Frederick Forsyth merely reinforced a stereotype when he called his very first thriller, The Day of the Jackal. The poor jackal has endured the notoriety of being called wily, conniving, cunning, (all, the same thing really) venal and worst of all, cowardly for aeons, whether it be in mythology or literature. Its Hindi name geedhar actually means coward. Rudyard Kipling bad-mouthed the species too, with poor Tabaqui in his Jungle Books and I’m afraid I’ve been guilty of the same crime with a jackal I called Naradmunni in one of my books (The Tigers of Taboo Valley.)
So does this rather handsome (gold, charcoal, white, buff and cream) dog-like animal, with its short bushy tail, pointed snout and intelligent ears deserve this reputation? Or, are we simply calling it names because it reminds us of ourselves and that makes us uncomfortable?
Like us, jackals are hugely adaptable and, therefore, live nearly everywhere in the country. Also, like us, they are omnivorous and will eat practically anything. As carnivores, they go for rodents, small mammals, birds, eggs, insects, amphibians, reptiles — and while hunting in packs, even for larger animals such as deer and antelopes. Males usually weigh in at around 14 kg maximum, and are as large as (but much slimmer than), say, a Labrador retriever, so they’re not exactly heavyweights and bringing down a chital or sambar is quite a feat.
As herbivores, they’ll happily tuck into ripening muskmelon, grapes, watermelon, apricots, tomatoes and mulberries and are not popular with farmers growing these. They’re huge opportunists and will readily scavenge (so do we) on kills already made, thus economising on the energy expended on needless — and often risky — hunting. They know we make a lot of garbage and will happily clean up our messes and garbage dumps. In fact, they have been reported from the Delhi Golf Club and apparently go shopping and dining in Khan Market (after closing hours), which is the most expensive commercial real-estate in the country. These guys have arrived in life!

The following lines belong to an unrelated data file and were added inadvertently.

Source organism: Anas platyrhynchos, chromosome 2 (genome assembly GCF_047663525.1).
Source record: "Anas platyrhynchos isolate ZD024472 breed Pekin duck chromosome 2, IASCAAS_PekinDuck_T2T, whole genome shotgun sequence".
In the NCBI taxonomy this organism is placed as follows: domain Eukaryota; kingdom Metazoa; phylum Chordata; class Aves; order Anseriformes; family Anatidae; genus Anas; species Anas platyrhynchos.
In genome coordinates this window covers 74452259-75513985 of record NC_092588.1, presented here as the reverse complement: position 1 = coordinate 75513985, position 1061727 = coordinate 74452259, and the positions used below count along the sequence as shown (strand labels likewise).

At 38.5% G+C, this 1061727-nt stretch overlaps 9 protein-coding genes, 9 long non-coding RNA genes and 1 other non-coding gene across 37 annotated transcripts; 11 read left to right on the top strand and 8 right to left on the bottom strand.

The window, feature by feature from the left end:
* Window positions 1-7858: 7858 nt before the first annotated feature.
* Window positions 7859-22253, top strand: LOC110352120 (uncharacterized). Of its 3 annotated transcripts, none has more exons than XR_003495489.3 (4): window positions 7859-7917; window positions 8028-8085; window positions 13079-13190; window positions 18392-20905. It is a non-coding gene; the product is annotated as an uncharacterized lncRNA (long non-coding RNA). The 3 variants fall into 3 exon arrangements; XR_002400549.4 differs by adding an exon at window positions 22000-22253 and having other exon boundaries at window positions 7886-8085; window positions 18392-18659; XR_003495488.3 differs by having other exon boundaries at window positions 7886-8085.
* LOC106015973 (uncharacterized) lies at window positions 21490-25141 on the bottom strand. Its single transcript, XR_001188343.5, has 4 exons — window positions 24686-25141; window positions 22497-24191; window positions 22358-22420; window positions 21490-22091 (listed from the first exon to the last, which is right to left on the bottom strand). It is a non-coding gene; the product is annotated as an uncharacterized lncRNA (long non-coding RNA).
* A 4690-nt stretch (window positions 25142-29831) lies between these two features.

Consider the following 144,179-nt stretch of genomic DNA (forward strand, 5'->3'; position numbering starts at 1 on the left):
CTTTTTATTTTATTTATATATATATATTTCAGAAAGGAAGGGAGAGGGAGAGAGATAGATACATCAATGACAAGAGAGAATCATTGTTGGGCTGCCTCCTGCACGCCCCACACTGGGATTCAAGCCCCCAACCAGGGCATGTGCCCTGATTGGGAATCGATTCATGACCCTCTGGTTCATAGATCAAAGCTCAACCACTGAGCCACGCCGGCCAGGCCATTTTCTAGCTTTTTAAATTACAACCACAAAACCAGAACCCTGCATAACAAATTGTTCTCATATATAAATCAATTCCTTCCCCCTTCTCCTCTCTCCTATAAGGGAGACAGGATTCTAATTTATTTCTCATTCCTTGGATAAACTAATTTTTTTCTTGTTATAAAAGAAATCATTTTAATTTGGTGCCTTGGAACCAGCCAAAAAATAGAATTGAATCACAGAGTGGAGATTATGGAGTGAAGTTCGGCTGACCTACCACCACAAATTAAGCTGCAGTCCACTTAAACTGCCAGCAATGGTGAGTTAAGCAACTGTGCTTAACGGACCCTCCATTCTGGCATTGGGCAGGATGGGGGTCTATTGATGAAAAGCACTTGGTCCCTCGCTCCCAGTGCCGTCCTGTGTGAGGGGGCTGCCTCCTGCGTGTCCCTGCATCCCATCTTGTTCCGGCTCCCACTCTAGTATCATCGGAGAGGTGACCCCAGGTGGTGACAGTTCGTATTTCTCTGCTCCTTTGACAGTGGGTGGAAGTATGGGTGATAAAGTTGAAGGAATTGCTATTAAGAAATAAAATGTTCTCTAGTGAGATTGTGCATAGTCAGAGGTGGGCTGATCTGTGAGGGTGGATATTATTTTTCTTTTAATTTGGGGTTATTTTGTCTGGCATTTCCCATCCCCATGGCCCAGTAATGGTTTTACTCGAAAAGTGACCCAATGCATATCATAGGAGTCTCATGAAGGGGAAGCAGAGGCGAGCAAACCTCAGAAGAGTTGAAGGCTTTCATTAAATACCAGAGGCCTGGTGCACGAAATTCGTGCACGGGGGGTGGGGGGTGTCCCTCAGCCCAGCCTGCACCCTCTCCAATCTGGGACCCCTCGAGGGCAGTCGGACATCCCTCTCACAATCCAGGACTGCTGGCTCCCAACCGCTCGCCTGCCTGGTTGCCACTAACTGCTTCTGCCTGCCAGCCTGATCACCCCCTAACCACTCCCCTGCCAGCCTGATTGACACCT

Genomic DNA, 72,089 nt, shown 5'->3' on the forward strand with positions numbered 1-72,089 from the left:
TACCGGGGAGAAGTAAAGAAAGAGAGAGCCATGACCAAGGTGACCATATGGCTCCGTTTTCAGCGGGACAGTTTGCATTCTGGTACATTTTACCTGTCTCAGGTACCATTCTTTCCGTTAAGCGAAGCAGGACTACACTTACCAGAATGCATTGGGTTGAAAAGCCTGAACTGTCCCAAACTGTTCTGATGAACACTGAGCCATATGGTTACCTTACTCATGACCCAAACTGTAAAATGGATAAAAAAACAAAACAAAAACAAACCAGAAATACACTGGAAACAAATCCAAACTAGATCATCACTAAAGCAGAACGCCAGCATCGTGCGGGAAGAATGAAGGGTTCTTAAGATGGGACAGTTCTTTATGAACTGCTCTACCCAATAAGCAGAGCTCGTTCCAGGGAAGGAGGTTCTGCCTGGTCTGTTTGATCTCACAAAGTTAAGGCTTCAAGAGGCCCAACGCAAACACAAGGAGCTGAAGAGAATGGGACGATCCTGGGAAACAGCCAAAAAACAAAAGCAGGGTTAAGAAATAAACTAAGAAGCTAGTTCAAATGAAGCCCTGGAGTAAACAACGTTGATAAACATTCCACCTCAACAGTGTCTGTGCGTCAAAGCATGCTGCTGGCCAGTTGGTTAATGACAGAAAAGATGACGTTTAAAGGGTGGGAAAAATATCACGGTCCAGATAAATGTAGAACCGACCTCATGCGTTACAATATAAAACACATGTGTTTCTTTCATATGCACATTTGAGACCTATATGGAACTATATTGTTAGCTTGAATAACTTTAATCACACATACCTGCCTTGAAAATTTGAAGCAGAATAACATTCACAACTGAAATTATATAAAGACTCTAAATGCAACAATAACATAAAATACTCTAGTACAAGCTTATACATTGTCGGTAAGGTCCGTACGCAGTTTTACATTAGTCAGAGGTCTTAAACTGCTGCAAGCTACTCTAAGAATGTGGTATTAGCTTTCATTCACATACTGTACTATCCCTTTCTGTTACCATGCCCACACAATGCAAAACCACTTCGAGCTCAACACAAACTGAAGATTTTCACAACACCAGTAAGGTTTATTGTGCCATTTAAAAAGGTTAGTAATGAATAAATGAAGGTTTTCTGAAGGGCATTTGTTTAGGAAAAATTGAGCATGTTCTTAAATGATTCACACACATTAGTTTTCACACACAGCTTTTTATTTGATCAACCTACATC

Another possible reason that they’re not exactly the top of the pops with us is that they give us the willies. Hah! you might snort derisively, “Scared of geedhars? Are you nuts?” Well, when they assemble outside your forest resthouse or hill-station resort on a full moon night and the alpha male raises his muzzle to the sky and opens up, followed by his pack members, you feel a prickle at the back of your neck and the hairs on your arms stands up and suddenly you need to go to the bathroom very quickly indeed. Whose infernal spirits are these ghouls outside summoning? Actually, they’re bonding as a family. You could try this with your own.
Often they sound like playback singers who make a lot of money singing in this manner, so you might think of giving this a try too, and joining them (karaoke with jackals) and see where it gets you! At any rate, it may be a viable option to chanting.
Jackals, again, like most of us, are monogamous and pair for life. Sure, there must be infidelities, though I haven’t as yet come across any reported scandals. The pups are born blind in underground dens at the end of tunnels a meter or so deep. Both parents look after the litter that has three to six pups, which stay with the family for around two years. A young male thrown out of the family (happens frequently, because of misbehaviour or rebelliousness or indiscipline), often ingratiates itself with the resident tiger and follows it around, subsisting on leftovers of the great beast’s kills. (Hence, characters like Tabaqui) He’s called a “koi-bahi” in Hindi. If he is the first to come across a carcass, he will summon his lord and master to the table and so is tolerated by the big cat. Look around and you’ll find so many of us doing much worse: prostrating ourselves before those far, far more ignoble….
While jackals appear to be doing all right in protected areas (estimated population around 80,000), their numbers are reportedly reducing elsewhere in the country, primarily because of habitat destruction. They are accorded minimum protection under the Wildlife Protection Act, and are not allowed to be hunted. In the past, the British homesick for fox-hunting, used them as substitutes and went after them with horses and hounds and “tally-ho-s!”.
When caught (alive), a jackal may play dead, so that the hunter might lose interest, giving it the chance to flee. In the wild, their predators are eagles, wolves and leopards. Many years ago, in Corbett, a jackal followed our Gypsy, obviously in the hope of a tidbit (strictly not allowed). It was November, and the moment the sun went down, it became quite chilly. They had been burning the grass in that section of the park at the time, and our companion decided to settle down for the night. It curled up on the warm ash of the burnt stubble, so comfortingly cosy and had the added bonus of a crispy insect or two jumping about, which made for a toasty snack before bedtime. We would need electric blankets, and well, eating crisps in bed — not a particularly good idea.
Ranjit Lal is an author, environmentalist and birdwatcher